October 30, 2005 @ 5:00 pm | Comment

this is from wiki:

“If amantadine resistant strains of the virus spread, the drug of choice in an avian flu outbreak will likely be restricted to one of the scarcer and costlier oseltamivir or zanamivir, which work by a different mechanism and are less likely to trigger resistance.”

oseltamivir is tamiflu.

October 30, 2005 @ 5:04 pm | Comment

this is Jia’s side of the story.

based on Jia (reading critically) and WaPo’s. I think certain facts are clear

1. Jia said Agr Ministry did not advise using amantadine. and that vaccine is a much cheaper option (one shot for 6 months) in China compared to amantadine.
2. he said SE Asia use more amantadina vs vaccine, because vaccine is more expensive there.

this may be easy to verify, just check the relative prices between the 2 option in China and that in SE Asia.

Jia also said some farmer have used amantadine, but the scale is small.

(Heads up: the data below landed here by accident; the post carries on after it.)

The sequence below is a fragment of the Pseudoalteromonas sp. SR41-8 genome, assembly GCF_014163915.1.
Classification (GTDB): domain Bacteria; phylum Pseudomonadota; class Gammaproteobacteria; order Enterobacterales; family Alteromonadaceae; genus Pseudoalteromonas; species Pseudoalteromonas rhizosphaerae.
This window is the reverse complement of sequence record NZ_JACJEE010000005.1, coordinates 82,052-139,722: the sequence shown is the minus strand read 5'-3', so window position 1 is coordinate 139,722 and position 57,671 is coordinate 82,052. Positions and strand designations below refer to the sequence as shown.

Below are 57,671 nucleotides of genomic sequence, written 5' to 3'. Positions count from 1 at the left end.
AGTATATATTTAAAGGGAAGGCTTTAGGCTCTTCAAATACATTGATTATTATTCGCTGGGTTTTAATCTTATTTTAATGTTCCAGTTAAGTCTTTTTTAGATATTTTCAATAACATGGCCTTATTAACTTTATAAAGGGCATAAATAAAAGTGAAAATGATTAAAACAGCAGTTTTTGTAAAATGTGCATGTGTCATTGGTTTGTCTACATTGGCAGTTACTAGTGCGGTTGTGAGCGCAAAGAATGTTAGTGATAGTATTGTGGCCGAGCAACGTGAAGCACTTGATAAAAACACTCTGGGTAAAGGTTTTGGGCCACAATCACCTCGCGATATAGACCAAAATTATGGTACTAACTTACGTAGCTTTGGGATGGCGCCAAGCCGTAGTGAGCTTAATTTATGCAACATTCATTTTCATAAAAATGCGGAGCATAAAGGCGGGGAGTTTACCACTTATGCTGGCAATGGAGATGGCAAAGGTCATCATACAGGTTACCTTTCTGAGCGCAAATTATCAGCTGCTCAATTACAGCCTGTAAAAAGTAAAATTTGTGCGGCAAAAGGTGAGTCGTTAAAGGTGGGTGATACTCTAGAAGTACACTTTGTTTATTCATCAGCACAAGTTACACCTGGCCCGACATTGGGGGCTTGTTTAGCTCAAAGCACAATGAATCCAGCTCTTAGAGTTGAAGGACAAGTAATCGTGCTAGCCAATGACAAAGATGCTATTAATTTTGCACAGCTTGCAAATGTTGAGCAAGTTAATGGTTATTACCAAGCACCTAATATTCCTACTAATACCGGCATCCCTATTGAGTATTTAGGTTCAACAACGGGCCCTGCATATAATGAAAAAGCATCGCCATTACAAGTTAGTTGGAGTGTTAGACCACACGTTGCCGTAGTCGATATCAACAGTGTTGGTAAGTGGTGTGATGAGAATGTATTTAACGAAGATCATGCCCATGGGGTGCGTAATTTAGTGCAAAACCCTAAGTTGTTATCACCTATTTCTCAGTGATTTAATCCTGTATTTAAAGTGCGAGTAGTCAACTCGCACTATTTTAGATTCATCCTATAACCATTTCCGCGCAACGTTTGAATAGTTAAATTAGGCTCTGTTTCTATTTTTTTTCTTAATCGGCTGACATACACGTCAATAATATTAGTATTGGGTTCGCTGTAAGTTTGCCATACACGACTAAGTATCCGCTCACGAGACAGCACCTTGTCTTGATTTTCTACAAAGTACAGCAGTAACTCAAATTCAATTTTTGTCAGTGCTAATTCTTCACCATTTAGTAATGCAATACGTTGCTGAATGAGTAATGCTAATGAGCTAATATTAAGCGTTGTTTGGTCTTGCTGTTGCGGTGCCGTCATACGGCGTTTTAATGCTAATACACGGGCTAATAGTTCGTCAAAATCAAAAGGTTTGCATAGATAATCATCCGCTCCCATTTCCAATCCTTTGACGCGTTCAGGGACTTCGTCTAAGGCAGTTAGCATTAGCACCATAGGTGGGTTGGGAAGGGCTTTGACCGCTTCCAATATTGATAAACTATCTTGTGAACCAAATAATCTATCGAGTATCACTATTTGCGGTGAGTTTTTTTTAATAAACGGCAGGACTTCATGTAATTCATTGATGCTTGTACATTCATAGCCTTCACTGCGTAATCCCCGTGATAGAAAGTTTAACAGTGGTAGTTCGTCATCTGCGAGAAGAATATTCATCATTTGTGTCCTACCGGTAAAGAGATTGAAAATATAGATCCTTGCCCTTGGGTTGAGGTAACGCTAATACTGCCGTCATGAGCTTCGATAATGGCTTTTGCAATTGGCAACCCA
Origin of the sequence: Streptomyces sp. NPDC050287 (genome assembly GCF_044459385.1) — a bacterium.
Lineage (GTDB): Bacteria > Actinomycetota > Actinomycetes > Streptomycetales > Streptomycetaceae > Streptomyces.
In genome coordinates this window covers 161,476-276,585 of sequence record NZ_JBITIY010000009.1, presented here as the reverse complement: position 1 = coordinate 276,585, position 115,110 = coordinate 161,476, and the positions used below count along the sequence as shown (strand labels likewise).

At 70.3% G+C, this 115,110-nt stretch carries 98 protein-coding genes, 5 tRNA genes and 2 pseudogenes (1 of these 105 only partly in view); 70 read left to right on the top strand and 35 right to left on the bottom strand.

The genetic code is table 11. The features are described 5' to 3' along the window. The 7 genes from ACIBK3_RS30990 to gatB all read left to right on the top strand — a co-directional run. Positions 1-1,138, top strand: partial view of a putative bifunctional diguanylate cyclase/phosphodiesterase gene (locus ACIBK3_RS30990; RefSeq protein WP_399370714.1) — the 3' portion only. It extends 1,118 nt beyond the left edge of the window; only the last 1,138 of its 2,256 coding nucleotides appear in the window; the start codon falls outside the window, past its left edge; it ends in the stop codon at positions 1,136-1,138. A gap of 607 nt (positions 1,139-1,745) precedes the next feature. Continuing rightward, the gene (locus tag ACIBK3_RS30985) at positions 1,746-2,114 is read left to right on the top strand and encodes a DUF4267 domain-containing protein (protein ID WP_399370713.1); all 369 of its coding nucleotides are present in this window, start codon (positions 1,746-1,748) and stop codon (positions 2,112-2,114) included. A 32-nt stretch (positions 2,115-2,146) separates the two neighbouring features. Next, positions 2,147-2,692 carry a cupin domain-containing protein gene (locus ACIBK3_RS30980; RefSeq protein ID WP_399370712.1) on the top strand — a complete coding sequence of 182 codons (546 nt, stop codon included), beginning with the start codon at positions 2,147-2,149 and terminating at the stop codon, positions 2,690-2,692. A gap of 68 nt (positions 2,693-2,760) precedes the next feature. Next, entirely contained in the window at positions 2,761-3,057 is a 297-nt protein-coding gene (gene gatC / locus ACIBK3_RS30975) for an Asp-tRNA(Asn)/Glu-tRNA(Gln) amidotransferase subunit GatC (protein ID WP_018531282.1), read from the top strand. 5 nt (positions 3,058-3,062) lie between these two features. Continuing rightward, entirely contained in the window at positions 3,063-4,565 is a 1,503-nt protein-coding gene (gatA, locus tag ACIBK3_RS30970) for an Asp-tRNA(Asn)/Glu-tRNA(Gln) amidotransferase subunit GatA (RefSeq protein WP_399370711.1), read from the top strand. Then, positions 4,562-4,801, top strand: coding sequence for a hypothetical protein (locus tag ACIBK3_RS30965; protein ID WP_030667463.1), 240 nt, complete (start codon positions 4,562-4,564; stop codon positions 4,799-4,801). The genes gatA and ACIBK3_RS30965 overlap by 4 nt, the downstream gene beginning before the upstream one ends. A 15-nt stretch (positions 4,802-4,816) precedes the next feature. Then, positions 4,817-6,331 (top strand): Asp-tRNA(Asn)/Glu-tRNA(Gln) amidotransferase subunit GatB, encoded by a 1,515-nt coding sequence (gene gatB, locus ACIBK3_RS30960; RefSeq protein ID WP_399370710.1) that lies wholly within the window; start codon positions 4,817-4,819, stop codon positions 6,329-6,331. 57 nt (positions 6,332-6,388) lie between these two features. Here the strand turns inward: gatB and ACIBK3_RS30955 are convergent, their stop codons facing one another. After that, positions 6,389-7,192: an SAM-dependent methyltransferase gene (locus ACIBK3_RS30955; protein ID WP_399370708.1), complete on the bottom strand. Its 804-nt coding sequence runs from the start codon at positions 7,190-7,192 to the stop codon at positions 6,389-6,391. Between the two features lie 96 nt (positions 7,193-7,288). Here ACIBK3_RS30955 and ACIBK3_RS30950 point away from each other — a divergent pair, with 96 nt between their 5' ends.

i think this is true, when some cases were observed already in the farms (vaccine only good as prevention).

there is a related debate but not discussed by Jia or Wapo:

this “resistance” issue can be debated among immunologist.
if by sacrificing one drug, you buy time by delaying wide-spreading of the virus for a few years (note, the first case of H5N1 surfaced in 1997), that could give the opportunity for human being to develop the antibody and prevent a pandemic.
then maybe it is a good idea to apply one of the drugs to fowls.

we do not have an clear understanding on this approach yet.

October 30, 2005 @ 5:34 pm | Comment

“insufferably retarded” is going to be my new insult phrase. Thanks, bezz 😀

October 30, 2005 @ 7:18 pm | Comment

i am appalled at some of the comments on here. it is totally typical misdirection. we have a big problem with bird flu, but, hey look at my other hand while you choke to death on your own phlegm. one ccp stooge plays victim, while the other argues about the meaning of a single word…guess they would rather wallow in their own ignorance, while the rest of us actually discuss the problem at hand. pathetic.

October 31, 2005 @ 1:02 am | Comment

Just one hint for those of you how don’t understand why some people feel a little queasy when it comes to the reaction of Chinese officials to dangerous deseas:

“A paper published in July in the journal Nature detailed the genomics of H5N1 isolated in samples taken in 2005 from Qinghai and Guangdong as well as Hunan and Yunnan.